Lynn Price, an energy and environmental policy senior scientist at Lawrence Berkeley National Laboratory in Berkeley, California, will receive the Nelson Institute Distinguished Alumni Award, which honors alumni who have demonstrated considerable professional achievement and/or community service since graduation at least ten years ago. Price earned a master’s degree in Land Resources (now Environment and Resources) from the institute in 1982.
At Berkeley Lab, Price serves as acting director of the Energy Analysis and Environmental Impacts Division, head of the International Energy Analysis Department, and senior advisor for the China Energy Group of the Energy Technologies Area. Price has provided technical and policy-making assistance related to energy efficiency and climate change mitigation on a variety of projects since the early 1990s for the U.S. Department of Energy, U.S. State Department, U.S. Environmental Protection Agency, World Bank, United Nations Industrial Development Organization, U.S. Agency for International Development, California Energy Commission, California Air Resources Board, Energy Foundation China, ClimateWorks Foundation, Hewlett Foundation, and Oak Foundation.
Since 1994, Price has been a member of the Intergovernmental Panel on Climate Change (IPCC), which won the Nobel Peace Prize in 2007 for efforts to obtain and disseminate greater knowledge about human-made climate change, and to lay the foundation for measures needed to counteract such change. She was a lead author of the industrial sector chapter of IPCC’s Fourth and Fifth Assessment Reports on Mitigation of Climate Change.
Price also led an effort to introduce Chinese experts and policymakers to international experience with industrial energy efficiency target-setting through development of a pilot program with two steel mills in Shandong Province. The effort was expanded to the Top-1000 Energy-Consuming Enterprises Program during China’s 11th Five-Year Plan (2006-2010) and then further expanded to the Top-10,000 program during China’s 12th Five-Year Plan (2011-2015), establishing energy-saving targets for roughly 15,000 of the country’s most energy-intensive industrial facilities. In 2013, The Economist called the program “arguably the single most important climate policy in the world.”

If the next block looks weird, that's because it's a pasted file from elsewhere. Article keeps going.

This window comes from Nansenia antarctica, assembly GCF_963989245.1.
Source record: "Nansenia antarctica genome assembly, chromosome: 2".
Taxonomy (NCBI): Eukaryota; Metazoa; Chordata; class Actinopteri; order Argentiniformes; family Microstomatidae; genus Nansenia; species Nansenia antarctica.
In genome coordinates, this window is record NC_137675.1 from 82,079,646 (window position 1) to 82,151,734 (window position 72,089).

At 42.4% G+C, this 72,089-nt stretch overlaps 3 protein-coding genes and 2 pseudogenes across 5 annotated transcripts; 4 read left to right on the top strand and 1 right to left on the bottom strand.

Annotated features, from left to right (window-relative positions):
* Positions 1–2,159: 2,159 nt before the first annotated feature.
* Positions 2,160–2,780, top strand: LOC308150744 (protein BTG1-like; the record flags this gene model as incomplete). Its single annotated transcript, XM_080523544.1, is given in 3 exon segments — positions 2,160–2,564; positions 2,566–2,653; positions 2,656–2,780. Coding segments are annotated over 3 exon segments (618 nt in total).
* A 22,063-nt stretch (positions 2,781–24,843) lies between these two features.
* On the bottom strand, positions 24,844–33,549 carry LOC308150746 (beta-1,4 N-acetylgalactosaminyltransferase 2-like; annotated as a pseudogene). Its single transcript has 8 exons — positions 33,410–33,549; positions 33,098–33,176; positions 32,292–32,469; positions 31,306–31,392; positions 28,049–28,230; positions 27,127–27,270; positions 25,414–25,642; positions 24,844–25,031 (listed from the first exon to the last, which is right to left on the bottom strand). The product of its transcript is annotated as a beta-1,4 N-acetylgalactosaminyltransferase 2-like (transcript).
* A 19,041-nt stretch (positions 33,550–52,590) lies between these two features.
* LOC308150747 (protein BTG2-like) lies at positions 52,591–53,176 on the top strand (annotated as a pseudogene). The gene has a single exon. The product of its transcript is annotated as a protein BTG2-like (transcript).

presented at the Nelson
Institute Earth Day
Conference, April 18.
Price and her colleagues in Lawrence Berkeley National Laboratory’s China Energy Group also provided technical analysis related to China’s future energy use and related emissions to both the U.S. and Chinese governments in support of the historic 2014 U.S.-China Joint Announcement on Climate Change and the 2015 Paris Agreement, which aims to undertake ambitious efforts to combat climate change and was signed by 196 countries.
The awards will be presented at the 11th annual Nelson Institute Earth Day Conference on April 18 at the Monona Terrace Community and Convention Center in Madison. The awards are open to all alumni of the institute’s graduate and undergraduate degree and certificate programs. Learn more.